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How to calm your fussy baby

Have a crying, upset, or colicky baby? These 8 tips can help comfort and soothe your infant while keeping you calm and in control.

For your baby:

Rock, rock, rock.
Place baby in your arms, stand with your feet slightly more than hip-width apart, and swivel back and forth at the hips. Your movement can be fairly vigorous as long as you’re holding baby close. When you get tired, use the rocker. But be careful not to shake your baby.

Pro tip: you can also try to create a rhythimic motion of any kind. For example, take your baby for a ride in a stroller or car.

Swaddling
Wrap your baby in a blanket so they feel secure. Using a thin, lightweight blanket with his/her arms across their chest has an amazingly calming effect. Also, swaddled babies often sleep longer and more soundly.

Offer a pacifier

According to the American Academy of Pediatrics (AAP), there’s nothing wrong with giving a newborn a pacifier. Some children have strong sucking needs and are quickly soothed by it. So, let your baby suck on something, such as a pacifier.

Try Shushing
Create “white noise” that drowns out other noises: run the vacuum cleaner, hair drier, fan or clothes drier.

For you

Remember that your baby has feelings. 

Babies are emotional beings and experience feelings of happiness, sadness, joy, and anger from the very first moment of life. Thinking of your baby as an individual with a unique personality may make it easier to interpret and respond to his or her cries.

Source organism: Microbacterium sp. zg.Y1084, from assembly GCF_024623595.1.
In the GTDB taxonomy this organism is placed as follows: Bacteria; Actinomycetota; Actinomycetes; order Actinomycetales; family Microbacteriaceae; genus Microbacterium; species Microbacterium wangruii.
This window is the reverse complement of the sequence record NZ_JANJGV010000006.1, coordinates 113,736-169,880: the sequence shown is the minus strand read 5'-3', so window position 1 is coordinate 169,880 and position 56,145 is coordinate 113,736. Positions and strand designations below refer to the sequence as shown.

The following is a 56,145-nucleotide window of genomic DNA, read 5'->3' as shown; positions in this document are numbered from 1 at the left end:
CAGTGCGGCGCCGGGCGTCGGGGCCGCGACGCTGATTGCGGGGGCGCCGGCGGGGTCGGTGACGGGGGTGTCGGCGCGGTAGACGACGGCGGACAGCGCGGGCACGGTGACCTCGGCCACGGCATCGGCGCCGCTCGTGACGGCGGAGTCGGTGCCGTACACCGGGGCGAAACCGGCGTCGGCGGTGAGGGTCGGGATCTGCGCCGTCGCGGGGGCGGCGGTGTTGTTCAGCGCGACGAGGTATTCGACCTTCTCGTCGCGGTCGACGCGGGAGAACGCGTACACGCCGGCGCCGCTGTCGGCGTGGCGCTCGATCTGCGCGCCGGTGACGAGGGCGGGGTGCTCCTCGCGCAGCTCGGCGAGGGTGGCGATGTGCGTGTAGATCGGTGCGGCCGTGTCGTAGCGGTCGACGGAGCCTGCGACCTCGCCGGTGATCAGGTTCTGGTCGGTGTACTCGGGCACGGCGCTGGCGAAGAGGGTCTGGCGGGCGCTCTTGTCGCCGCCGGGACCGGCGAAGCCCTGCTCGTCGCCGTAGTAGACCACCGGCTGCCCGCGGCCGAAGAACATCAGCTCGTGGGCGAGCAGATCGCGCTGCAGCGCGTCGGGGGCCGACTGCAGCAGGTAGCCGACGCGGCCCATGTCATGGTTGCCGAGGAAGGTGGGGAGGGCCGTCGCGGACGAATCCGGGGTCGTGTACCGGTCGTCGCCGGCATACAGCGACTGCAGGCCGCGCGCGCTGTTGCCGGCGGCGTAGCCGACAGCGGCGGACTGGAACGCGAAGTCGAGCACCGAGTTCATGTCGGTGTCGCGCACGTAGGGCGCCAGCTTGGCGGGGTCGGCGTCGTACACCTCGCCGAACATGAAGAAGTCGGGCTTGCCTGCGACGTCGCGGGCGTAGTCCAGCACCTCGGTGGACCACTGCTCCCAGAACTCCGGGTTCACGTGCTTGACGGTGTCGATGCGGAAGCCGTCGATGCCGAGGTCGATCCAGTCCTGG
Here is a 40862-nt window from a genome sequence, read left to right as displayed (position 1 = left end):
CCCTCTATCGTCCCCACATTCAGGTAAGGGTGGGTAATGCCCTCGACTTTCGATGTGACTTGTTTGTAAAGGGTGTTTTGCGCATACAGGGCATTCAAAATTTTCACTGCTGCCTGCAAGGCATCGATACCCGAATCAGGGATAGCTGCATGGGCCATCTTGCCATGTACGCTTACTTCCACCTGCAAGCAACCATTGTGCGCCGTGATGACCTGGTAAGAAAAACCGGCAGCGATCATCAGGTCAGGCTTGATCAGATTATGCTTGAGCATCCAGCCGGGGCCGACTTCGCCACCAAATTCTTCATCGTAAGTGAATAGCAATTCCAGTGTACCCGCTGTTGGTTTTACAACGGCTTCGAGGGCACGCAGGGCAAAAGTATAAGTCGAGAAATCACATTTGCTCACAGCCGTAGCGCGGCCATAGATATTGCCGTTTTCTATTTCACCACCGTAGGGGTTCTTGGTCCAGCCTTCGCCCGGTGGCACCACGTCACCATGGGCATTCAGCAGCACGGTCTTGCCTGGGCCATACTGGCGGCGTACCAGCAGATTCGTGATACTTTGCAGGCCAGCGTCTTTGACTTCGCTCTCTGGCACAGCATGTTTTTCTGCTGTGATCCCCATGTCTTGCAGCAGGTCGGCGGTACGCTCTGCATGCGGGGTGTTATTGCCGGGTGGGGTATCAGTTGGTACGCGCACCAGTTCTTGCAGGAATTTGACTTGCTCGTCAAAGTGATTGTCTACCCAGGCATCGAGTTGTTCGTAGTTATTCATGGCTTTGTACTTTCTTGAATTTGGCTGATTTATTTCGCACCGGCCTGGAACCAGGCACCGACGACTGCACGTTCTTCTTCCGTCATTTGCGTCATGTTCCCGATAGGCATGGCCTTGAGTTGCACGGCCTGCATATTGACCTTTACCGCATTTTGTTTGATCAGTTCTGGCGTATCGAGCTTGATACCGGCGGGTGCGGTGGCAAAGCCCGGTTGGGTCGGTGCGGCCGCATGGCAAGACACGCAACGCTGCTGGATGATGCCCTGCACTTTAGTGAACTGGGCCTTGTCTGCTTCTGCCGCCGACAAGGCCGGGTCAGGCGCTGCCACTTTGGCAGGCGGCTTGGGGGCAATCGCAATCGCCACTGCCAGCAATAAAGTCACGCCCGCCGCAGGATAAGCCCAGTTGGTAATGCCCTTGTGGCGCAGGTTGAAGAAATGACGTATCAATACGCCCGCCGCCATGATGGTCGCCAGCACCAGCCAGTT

Choose some techniques for taking a “time out.” 

When it gets overwhelming, try counting to ten, going outside, taking deep breaths, putting your baby down and walking around the house for a minute, to help you maintain a calm frame of mind.

Find a mantra. 

A mantra is a sound, word, or phrase, often said over and over again, to provide comfort and inspiration. With a crying baby, you may find yourself talking out loud anyway, and a mantra can help provide perspective, comfort, and energy to keep going. Some examples might be: “Just breathe,” “This is hard, but doable,” and “All will be well.”

Recruit dad to help

Enlist dad’s help as often as possible. A lot of mums say dad is king when it comes to soothing. Allow him soothe the baby, help with housework, meals, or babysitting. 

Finally mama, remember to allow yourself be present. It would be impossible to be fully present and attentive to an infant, especially a crying infant, 24 hours a day. Experts estimate that meeting your infant’s needs at least one third of the time is enough to support healthy bonding and secure attachment. Don’t worry about getting it exactly right all of the time. Instead, try to relax and enjoy the times when your baby isn’t crying.

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